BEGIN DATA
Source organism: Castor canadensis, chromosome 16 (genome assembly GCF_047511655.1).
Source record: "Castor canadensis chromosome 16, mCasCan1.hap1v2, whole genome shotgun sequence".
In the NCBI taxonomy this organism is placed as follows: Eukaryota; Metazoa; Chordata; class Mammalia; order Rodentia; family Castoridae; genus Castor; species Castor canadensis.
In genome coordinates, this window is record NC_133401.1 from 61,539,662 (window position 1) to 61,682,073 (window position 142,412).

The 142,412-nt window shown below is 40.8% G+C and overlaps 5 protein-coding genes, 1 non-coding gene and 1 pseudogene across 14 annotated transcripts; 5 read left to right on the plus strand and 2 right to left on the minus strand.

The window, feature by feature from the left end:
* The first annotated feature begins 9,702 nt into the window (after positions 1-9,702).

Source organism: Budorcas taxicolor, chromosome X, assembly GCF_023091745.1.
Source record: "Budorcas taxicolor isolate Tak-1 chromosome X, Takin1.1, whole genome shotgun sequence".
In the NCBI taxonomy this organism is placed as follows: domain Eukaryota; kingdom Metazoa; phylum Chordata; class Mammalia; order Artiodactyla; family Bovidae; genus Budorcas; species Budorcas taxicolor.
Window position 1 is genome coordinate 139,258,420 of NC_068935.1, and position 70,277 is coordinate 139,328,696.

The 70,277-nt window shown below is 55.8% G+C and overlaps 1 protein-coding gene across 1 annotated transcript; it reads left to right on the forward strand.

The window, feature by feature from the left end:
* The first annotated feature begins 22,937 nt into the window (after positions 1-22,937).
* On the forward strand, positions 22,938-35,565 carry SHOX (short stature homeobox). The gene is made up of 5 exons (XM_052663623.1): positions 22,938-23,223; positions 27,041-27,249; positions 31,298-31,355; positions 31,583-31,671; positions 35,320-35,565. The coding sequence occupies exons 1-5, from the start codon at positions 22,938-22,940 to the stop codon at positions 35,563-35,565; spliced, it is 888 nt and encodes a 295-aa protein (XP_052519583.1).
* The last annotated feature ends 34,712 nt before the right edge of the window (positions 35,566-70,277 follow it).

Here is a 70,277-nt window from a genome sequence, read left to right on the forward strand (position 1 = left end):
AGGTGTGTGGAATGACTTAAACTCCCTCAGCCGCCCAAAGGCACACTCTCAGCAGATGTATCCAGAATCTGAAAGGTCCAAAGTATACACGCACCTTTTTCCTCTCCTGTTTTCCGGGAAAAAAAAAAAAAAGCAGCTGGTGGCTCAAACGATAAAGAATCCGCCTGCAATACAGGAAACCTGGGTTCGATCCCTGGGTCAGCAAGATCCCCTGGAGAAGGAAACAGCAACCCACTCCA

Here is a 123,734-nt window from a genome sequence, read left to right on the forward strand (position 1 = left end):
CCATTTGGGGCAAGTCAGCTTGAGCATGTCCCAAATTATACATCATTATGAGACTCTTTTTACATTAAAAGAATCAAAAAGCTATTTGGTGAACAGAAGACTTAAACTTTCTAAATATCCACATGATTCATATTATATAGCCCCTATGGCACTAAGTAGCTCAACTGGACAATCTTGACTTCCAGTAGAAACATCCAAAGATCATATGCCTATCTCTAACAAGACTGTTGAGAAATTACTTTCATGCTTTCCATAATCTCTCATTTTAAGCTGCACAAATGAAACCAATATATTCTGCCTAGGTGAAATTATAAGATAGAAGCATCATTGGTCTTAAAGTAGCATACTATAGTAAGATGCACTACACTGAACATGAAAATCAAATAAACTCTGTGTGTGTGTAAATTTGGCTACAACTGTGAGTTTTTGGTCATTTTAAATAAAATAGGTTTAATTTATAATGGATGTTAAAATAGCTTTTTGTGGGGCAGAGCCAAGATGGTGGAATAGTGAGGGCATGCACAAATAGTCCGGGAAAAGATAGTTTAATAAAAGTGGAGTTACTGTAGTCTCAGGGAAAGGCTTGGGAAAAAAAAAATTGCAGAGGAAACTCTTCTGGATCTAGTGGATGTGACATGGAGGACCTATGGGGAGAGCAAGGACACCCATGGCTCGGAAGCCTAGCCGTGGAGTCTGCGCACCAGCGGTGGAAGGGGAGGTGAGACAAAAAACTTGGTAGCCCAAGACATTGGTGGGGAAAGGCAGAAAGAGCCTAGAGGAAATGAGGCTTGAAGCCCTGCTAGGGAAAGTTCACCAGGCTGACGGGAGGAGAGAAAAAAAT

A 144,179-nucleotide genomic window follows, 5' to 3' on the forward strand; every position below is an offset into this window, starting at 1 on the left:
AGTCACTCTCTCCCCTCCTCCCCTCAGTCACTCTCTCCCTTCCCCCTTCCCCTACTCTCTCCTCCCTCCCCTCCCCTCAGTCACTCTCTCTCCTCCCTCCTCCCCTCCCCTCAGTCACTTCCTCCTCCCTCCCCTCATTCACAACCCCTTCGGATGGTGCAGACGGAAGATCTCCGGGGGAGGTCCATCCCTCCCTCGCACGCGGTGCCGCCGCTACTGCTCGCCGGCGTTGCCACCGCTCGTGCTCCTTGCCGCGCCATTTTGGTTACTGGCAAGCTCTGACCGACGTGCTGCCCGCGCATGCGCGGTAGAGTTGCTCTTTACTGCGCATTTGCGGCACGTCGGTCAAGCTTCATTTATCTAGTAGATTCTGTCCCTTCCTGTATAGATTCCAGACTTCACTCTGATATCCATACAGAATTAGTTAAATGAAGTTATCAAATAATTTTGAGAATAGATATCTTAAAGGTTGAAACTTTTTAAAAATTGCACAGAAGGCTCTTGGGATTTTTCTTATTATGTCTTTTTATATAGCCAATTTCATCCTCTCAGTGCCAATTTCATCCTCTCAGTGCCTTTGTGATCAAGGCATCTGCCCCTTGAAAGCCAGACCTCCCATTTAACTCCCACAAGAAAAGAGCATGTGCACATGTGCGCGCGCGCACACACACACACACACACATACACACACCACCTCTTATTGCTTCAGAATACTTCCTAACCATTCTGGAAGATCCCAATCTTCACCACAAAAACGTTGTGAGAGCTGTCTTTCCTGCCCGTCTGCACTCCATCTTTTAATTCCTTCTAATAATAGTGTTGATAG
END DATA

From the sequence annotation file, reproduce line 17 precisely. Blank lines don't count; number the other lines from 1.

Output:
Here is a 70,277-nt window from a genome sequence, read left to right on the forward strand (position 1 = left end):